From writing sketch comedy to novels to telling true stories from his own life, William Kenower has found that all writing takes courage. Learn more about how to gather the courage to turn nothing into something.
Call Me Evie author J.P. Pomare shares how his research trips to the town where his suspense novel takes place influenced his writing.
When approached one step at a time, the dreaded synopsis can become a trusted companion on your publishing journey. Ammi-Joan Paquette explains how to write a synopsis for any novel.
As WD author Jessica Kaye shares in the opening paragraphs of her book The Guide to Publishing Audiobooks, audiobooks are reaching more people than ever. Here are her thoughts about why you might consider self-publishing audiobooks.
What kind of writer-bird are you? Gayle Brandeis looks at different species of birds and their nest building techniques and considers how our fine feathered friends’ creative processes might intersect with our own as writers.
Negative reviews of your work can cut deep. Author Pamela Jane offers five proactive measures you can take to stay strong and move forward when dealing with bad book reviews.
Kerri Maher, author of WD Books' This is Not a Writing Manual and the new novel The Kennedy Debutante, offers research advice—or rather, NOT research advice—explaining how diaries, letters and books she read made their way into her fiction.
Kathy Edens finds that she can write content all day every day, but when it comes to fiction, she's terrified of the blank page. Her secret? Scheduling procrastination into her writing schedule.
A healthy relationship between novelist and editor can send your story to heavenly heights, but a poor partnership deserves its own special circle of hell. Longtime writer-editor duo Steven James and Pam Johnson discuss where novelists go astray.
Dana Chamblee Carpenter recalls a panel on which Anne Perry tossed aside the idea that the historical fiction writer had a responsibility to get everything “right.” We’re storytellers, after all, not historians.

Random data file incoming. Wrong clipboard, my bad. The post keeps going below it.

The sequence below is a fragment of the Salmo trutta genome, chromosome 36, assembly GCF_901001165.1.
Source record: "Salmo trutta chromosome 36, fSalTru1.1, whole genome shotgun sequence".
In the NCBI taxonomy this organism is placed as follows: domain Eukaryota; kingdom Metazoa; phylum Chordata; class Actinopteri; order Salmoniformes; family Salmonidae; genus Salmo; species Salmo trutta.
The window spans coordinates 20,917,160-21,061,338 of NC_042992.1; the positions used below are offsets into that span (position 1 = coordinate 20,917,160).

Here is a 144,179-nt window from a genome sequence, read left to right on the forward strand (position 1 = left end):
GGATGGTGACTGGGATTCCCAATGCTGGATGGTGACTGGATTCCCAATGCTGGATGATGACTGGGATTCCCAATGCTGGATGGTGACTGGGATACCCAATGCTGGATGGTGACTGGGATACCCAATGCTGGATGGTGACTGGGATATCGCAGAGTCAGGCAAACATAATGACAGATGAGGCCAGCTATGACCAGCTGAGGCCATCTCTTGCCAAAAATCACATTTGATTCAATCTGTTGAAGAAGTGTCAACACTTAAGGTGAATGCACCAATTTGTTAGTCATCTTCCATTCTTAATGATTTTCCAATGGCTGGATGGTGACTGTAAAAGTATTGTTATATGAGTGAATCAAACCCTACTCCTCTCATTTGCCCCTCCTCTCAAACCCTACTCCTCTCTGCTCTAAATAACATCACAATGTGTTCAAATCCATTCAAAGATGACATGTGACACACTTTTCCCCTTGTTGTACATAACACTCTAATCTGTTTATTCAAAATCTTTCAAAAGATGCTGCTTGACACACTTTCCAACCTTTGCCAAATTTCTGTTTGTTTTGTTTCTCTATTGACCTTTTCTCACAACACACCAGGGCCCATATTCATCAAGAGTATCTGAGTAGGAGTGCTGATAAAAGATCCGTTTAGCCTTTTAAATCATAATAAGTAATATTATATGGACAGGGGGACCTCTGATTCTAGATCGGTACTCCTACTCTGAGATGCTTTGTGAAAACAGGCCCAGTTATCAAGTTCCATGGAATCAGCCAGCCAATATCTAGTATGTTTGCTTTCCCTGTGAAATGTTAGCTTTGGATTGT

If you're writing a graphic novel or a comic, you need to consider how your images and text work together to spin the story. Here are a few ways to play with combining words and pictures in sequential art from author-illustrator Whitney Gardner.
If you want to write a book, for whatever reason, it’s important to know what kind of author you actually want to be so you know what strategy to use to sell books. Vickie Gould explains the difference and why it matters.
The key to successful collaborative writing, from an equal co-authorship to a ghostwritten autobiography, is a good contract that is clear about who has what roles, how rights and burdens are shared, and how to unwind the project if things implode. Here are the key terms your collaboration agreement should cover.
Want to write the best possible book? You need an editor. They are critical for making your writing “tight” and immersive. But before you do, you need to understand when to hire an editor.
Our panel of thriller agents provide their thoughts on the state of the thriller and suspense subgenres and share their own favorite thrillers and what makes them work, along with some crucial advice for querying.
Jennifer Haupt discusses five strategies for finding a good balance between your vital alone time and the benefits of participating in a writing community.
Landis Wade shares 47 tips about writing fiction that he learned in a writing workshop with Craig Johnson, author of the Longmire series that was adapted into a popular TV series.
Here, we talk with writers who have taken big writing career risks and how those risks paid off—along with what they learned along the way.
Funny You Should Ask is a humorous and handy column by literary agent Barbara Poelle. In this edition, she answers a reader's question about the best times to query a literary agent.